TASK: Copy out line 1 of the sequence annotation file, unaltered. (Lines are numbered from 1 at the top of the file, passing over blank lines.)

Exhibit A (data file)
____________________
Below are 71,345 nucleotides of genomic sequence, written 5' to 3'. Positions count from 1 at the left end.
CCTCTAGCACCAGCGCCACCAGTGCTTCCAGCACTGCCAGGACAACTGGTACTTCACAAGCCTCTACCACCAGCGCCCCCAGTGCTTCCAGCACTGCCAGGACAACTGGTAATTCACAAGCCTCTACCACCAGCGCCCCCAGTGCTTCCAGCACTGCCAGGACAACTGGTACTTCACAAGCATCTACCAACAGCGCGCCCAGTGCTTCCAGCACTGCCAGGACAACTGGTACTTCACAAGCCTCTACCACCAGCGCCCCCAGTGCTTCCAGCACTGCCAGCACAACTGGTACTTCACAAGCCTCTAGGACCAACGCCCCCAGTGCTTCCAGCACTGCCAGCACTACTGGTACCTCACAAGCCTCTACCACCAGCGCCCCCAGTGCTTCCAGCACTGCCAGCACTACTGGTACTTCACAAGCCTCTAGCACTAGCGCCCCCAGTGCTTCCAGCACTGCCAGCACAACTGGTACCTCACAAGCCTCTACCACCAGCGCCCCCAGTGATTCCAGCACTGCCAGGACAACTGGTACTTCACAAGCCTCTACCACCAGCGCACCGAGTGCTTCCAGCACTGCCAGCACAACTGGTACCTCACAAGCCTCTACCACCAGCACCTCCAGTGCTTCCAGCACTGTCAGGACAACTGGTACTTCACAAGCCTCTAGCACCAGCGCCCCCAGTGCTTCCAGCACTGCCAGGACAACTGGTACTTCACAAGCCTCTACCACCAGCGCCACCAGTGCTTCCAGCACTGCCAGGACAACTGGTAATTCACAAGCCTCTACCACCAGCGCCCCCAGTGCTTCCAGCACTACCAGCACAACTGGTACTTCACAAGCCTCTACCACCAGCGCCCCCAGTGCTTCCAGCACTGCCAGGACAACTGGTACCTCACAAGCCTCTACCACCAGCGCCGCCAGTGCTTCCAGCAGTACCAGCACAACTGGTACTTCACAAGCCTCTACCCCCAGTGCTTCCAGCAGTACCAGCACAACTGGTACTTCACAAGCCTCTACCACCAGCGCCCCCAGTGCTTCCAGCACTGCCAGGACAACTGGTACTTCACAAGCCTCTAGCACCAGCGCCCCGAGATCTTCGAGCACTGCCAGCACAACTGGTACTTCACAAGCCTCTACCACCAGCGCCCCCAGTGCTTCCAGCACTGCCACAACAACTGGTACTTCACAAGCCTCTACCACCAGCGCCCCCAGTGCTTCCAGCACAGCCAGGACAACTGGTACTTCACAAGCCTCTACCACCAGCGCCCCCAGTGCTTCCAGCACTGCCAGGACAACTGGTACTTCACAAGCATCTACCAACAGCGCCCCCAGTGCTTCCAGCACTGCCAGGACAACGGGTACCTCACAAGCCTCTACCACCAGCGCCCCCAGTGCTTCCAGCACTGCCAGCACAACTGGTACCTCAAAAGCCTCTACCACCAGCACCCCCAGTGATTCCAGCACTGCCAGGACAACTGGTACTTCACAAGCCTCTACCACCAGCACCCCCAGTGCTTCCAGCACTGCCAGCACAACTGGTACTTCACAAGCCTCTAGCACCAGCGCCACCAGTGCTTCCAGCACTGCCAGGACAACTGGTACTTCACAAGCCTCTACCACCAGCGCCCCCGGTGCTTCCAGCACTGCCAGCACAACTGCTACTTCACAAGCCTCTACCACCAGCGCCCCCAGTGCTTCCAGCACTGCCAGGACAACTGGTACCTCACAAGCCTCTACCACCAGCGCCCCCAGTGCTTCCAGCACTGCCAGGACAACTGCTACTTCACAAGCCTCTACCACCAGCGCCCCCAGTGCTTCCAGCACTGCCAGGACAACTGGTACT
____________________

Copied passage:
Below are 71,345 nucleotides of genomic sequence, written 5' to 3'. Positions count from 1 at the left end.